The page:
17.
J Hepatol ; 2020 Sep 12.
Artigo em Inglês | MEDLINE | ID: mdl-32931879

RESUMO

BACKGROUND & AIMS: High HCV treatment uptake among people at most risk of transmission is essential to achieve elimination. We aimed to characterise subpopulations of people with HCV based on drug dependence, to estimate direct-acting antiviral (DAA) uptake in an unrestricted treatment era, and to evaluate factors associated with treatment uptake among people with recent drug dependence. METHODS: HCV notifications in New South Wales, Australia (1995-2017) were linked to opioid agonist therapy (OAT), hospitalisations, incarcerations, HIV notifications, deaths, and prescription databases. Drug dependence was defined as hospitalisation due to injectable drugs or receipt of OAT, with indicators in 2016-2018 considered recent. Records were weighted to account for spontaneous clearance. Logistic regression was used to analyse factors associated with treatment uptake among those with recent drug dependence. RESULTS: 57,467 people were estimated to have chronic HCV throughout the DAA era. Treatment uptake was highest among those with recent (47%), compared to those with distant (38%), and no (33%) drug dependence. Among those with recent drug dependence, treatment was more likely among those with HIV (adjusted odds ratio [aOR] 1.71; 95% CI 1.24-2.36), recent incarceration (aOR 1.10; 95% CI 1.01-1.19), and history of alcohol use disorder (aOR 1.22; 95% CI 1.13-1.31). Treatment was less likely among women (aOR 0.78; 95% CI 0.72-0.84), patients of Indigenous ethnicity (aOR 0.75; 95% CI 0.69-0.81), foreign-born individuals (aOR 0.86; 95% CI 0.78-0.96), those with outer-metropolitan notifications (aOR 0.90; 95% CI 0.82-0.98), HBV coinfection (aOR 0.69; 95% CI 0.59-0.80), and >1 recent hospitalisation (aOR: 0.91; 95% CI 0.84-0.98). CONCLUSIONS: These data provide evidence of high DAA uptake among people with recent drug dependence, including those who are incarcerated. Enhancing this encouraging initial uptake among high-risk populations will be essential to achieve HCV elimination. LAY SUMMARY: To facilitate HCV elimination, those at highest risk of infection and transmission are a treatment priority. This study shows the successes of Australia's universal provision of DAA therapy in reducing the barriers to treatment which have historically persisted among people who inject drugs. Despite higher DAA therapy uptake among those with recent drug dependence, gaps remain. Strategies which aim to reduce marginalisation and increase treatment uptake to ensure equitable HCV elimination must be advanced.

18.
Pain ; 2020 Jul 13.
Artigo em Inglês | MEDLINE | ID: mdl-32941319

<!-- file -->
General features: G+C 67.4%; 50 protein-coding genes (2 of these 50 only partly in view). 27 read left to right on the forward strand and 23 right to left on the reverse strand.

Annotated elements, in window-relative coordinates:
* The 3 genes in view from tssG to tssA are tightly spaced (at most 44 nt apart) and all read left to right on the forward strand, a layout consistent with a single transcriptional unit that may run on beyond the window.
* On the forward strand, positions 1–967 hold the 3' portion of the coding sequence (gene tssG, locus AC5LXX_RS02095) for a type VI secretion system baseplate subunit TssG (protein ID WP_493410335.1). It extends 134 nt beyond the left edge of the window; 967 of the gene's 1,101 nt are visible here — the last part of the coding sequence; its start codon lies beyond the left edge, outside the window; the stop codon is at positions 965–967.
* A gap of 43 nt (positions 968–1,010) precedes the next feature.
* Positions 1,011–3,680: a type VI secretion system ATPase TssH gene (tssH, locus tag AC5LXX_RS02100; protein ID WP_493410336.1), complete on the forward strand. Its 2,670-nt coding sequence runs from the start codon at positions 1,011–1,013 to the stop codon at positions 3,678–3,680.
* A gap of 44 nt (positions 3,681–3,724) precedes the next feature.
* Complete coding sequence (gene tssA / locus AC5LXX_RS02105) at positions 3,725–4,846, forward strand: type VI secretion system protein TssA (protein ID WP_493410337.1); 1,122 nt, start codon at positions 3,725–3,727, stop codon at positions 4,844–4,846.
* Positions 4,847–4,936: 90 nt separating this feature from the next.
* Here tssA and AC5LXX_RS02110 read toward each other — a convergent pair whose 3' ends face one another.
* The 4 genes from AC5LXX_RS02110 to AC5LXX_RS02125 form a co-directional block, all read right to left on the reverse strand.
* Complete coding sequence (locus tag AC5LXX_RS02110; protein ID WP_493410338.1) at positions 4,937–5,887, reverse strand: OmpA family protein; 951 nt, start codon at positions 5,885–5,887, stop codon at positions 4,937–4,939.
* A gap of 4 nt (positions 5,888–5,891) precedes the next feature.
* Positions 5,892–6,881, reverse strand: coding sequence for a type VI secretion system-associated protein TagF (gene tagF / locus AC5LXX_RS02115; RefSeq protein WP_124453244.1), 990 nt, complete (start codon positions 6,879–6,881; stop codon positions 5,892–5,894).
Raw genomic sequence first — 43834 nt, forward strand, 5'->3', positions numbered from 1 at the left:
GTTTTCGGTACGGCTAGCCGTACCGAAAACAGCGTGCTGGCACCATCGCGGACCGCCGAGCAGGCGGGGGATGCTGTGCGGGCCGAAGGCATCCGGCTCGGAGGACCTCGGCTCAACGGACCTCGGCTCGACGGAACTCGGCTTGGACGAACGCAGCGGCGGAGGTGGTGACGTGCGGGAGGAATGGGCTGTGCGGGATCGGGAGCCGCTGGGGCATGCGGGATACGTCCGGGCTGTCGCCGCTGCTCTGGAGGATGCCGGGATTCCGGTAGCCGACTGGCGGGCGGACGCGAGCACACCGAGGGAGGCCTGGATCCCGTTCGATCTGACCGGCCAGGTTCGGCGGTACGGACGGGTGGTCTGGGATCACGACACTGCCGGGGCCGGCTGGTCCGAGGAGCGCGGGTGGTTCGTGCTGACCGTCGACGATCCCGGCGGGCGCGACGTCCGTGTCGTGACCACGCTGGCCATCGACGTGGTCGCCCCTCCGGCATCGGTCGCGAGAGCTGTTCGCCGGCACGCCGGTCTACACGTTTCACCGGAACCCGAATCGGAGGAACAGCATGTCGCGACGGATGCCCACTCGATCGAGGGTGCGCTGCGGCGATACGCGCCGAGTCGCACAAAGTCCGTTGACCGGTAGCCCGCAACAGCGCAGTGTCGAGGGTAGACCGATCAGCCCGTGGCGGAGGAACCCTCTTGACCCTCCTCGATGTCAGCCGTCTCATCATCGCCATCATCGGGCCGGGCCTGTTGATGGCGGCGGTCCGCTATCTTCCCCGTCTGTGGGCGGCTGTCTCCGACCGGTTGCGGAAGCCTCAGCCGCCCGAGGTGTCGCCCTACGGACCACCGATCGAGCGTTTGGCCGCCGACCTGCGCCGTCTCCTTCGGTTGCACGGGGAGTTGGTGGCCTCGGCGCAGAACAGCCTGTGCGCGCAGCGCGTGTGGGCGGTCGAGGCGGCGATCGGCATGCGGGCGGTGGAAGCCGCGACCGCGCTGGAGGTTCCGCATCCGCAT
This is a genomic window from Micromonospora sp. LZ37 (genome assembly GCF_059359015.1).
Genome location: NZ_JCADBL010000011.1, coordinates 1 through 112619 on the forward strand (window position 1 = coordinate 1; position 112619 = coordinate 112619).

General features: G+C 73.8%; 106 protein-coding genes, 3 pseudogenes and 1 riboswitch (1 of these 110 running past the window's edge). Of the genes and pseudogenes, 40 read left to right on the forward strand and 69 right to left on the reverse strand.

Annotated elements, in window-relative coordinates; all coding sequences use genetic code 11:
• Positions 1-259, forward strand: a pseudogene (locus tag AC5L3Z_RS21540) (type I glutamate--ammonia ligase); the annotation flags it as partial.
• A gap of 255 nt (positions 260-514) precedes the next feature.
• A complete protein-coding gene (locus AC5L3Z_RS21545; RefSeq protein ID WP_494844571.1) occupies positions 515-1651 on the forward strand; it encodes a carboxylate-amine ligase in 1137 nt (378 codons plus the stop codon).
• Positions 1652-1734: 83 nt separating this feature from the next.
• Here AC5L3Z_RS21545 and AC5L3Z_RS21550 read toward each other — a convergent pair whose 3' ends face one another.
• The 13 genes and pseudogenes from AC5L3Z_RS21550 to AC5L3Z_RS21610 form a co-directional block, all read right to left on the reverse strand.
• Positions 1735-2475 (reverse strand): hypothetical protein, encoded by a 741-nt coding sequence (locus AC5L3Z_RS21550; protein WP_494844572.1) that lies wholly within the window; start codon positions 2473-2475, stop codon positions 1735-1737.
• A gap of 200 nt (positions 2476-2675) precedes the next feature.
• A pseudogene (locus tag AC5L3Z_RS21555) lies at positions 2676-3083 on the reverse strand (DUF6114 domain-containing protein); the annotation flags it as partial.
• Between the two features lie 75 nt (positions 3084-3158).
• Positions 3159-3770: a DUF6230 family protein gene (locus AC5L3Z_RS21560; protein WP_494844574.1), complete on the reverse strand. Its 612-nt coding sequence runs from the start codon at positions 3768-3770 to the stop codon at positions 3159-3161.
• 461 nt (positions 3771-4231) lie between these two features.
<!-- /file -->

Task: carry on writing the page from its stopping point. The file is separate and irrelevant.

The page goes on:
RESUMO

The growing demand for improved pain treatments together with expanding legalization of, and access to, cannabinoids, cannabis, and cannabis-based medicines has intensified the focus on risk-benefit considerations in pain management. Given limited harms data from analgesic clinical trials, we conducted an overview of systematic reviews focused on all harms possibly relevant to patients receiving cannabinoids for pain management. This PROSPERO-registered, PRISMA-compliant systematic overview identified 79 reviews, encompassing over 2200 individual reports about psychiatric and psychosocial harms, cognitive/behavioral effects, motor vehicle accidents, cardiovascular, respiratory, cancer-related, maternal/fetal, and general harms. Reviews, and their included studies, were of variable quality. Available evidence suggests variable associations between cannabis exposure (ranging from monthly to daily use based largely on self-report) and psychosis, motor vehicle accidents, respiratory problems, and other harms. Most evidence comes from settings other than that of pain management (eg, nonmedicinal and experimental) but does signal a need for caution and more robust harms evaluation in future studies. Given partial overlap between patients receiving cannabinoids for pain management and individuals using cannabinoids for other reasons, lessons from the crisis of oversupply and overuse of opioids in some parts of the world emphasize the need to broadly consider harms evidence from real-world settings. The advancement of research on cannabinoid harms will serve to guide optimal approaches to the use of cannabinoids for pain management. In the meantime, this evidence should be carefully examined when making risk-benefit considerations about the use of cannabinoids, cannabis, and cannabis-based medicine for chronic pain.